Probably there is nothing more steampunk than the locomotive — besides the airship, of course. Railways have always represented movement, freedom, human genius, but after their introduction they soon became infected by the germ of war and started serving destructive purposes.
This seems to be the sad destiny of all human inventions, from the ancient chariots to the modern airplanes.
1825, when the line between Darlington was Stockton opened, is generally considered the start of the railroad age. Within decades, all major powers had railways running to serve their burgeoning industrial bases. It took only a few more years before nations recognized the strategic possibilities of the train.
Since the dawn of man, soldier, weapons and food were carried to the battlefield by animals, but animals had to eat too. It has been calculated that the food needed for animals in a army could be more than half of the total food carried.
In addition, all the war strategies depended on the movement speed of the troops.
Railways changed the ancient pattern. Troops and supplies could be delivered in short time and in higher amount where needed, providing an advantage on the enemy, which had to rely on its animals.
Moreover, the defeated party had better opportunities of leaving the battlefield and rearrange elsewhere.
Germany was the first nation which planned an extensive system of strategic railway transport designed to move troops from the military centers to the borders. The plan, proposed in 1842 by General Helmuth von Moltke, covered all German and Prussian territory, with branches reaching Turkey and South West Africa, the next planned objectives of Germany colonialism.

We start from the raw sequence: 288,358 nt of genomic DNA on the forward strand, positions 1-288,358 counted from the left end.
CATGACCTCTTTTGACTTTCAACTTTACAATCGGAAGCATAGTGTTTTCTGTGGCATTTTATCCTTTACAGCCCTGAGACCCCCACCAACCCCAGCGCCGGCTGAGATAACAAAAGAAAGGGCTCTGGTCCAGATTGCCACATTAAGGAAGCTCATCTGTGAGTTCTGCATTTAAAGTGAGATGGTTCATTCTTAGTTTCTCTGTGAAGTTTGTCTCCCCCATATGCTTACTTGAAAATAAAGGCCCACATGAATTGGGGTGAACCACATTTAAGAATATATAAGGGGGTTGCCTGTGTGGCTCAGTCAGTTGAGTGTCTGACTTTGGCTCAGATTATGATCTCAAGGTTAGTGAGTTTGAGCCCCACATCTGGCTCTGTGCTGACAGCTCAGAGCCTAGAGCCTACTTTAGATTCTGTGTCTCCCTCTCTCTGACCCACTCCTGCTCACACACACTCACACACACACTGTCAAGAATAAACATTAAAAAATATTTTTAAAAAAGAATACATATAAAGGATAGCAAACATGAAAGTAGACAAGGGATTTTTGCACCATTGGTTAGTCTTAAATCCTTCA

In the following years, the European side of their railway system was realized with accommodations, depots and other infrastructures needed to support a moving army, while the Asian and African branches were lost by Germany in colonial wars.
The German railway system helped Prussia win two wars in the nineteenth century: the Austro- Prussian War (1866) and the Franco-Prussian War (1870-71). Neither France nor Austria was prepared to move many troops and supplies along their railway systems: cars accumulated at railheads, troops were gathered, but without supplies and food, and other similar problems derived from scarce coordination between railway companies and the armies led both nations not to be ready when wars started.
American Civil War
However, the first war in which the railway had a decisive role to play was the American Civil War (1861-65).
In fact, it is considered the first modern war for the level of technology used in both weaponry (improved artillery, iron ships, submarines) and logistics (including the tactical use of railways).
In 1860, there were railway tracks for 30,000 miles, two-thirds of which in Northern states. The South had a poorly connected railway system and was not able to repair or rebuild damaged tracks or locomotives as efficiently as the North. The industrial might of the Union states, of which railways were probably the most notable sign, is generally accepted as a major factor in their victory.
First World War
During the First World War, trains were regularly used for transporting men and supplies to the battlefield, but there was parity for the first time between the fighting parties. When the war started, all troops were in positions, ready for the massacre.
The trench war was a static war which consumed great amounts of resources. In order to supply the front, trench railways were developed, easy to build and easy to run. Tracks were prefabricated and assembled on site. Locomotives were light and steam-powered, although gasoline locomotives were used in visual range of the front, as steam and smoke made them otherwise visible targets for enemy artillery.
Being relevant for military operations, railways became naturally object of attacks during wars.
This strategy was first used during the American Civil War by both sides, but probably during World War I we can find the most interesting example in Lawrence of Arabia. He led Arab tribes in a war against the Turks in the Levant. As the tribes would surely have lost in a real battle, Lawrence attacked the Hejaz Railway, the only line connecting Arabia and Turkey.
Attacking railway stations and damaging the tracks in critical places like bridges, they limited Turkish troop movements, preventing them, for example, from assembling troops against the British Army in Egypt or from supplying outposts, which had to surrender to the Arabs under siege.
This story first appeared in Gatehouse Gazette 21 (November 2011), p. 24-25, with the headline “Railways and War”.